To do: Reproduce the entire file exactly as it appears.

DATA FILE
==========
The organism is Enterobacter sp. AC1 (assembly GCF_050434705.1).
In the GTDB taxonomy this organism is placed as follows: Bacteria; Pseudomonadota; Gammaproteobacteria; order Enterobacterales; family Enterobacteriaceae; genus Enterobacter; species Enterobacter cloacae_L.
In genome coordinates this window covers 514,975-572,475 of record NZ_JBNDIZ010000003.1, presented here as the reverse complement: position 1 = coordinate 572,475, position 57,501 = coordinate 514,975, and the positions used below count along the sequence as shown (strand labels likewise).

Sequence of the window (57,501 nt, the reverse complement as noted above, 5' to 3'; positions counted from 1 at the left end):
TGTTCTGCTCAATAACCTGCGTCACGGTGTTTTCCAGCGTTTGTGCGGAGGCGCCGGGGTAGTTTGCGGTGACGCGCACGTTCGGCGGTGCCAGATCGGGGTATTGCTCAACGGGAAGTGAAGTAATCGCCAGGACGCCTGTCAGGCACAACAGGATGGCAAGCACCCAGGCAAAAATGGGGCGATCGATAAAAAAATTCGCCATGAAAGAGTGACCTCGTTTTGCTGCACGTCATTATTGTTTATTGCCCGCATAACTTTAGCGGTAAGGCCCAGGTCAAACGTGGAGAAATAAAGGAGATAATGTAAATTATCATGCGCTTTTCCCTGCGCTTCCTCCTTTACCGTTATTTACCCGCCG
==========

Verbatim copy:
The organism is Enterobacter sp. AC1 (assembly GCF_050434705.1).
In the GTDB taxonomy this organism is placed as follows: Bacteria; Pseudomonadota; Gammaproteobacteria; order Enterobacterales; family Enterobacteriaceae; genus Enterobacter; species Enterobacter cloacae_L.
In genome coordinates this window covers 514,975-572,475 of record NZ_JBNDIZ010000003.1, presented here as the reverse complement: position 1 = coordinate 572,475, position 57,501 = coordinate 514,975, and the positions used below count along the sequence as shown (strand labels likewise).

Sequence of the window (57,501 nt, the reverse complement as noted above, 5' to 3'; positions counted from 1 at the left end):
TGTTCTGCTCAATAACCTGCGTCACGGTGTTTTCCAGCGTTTGTGCGGAGGCGCCGGGGTAGTTTGCGGTGACGCGCACGTTCGGCGGTGCCAGATCGGGGTATTGCTCAACGGGAAGTGAAGTAATCGCCAGGACGCCTGTCAGGCACAACAGGATGGCAAGCACCCAGGCAAAAATGGGGCGATCGATAAAAAAATTCGCCATGAAAGAGTGACCTCGTTTTGCTGCACGTCATTATTGTTTATTGCCCGCATAACTTTAGCGGTAAGGCCCAGGTCAAACGTGGAGAAATAAAGGAGATAATGTAAATTATCATGCGCTTTTCCCTGCGCTTCCTCCTTTACCGTTATTTACCCGCCG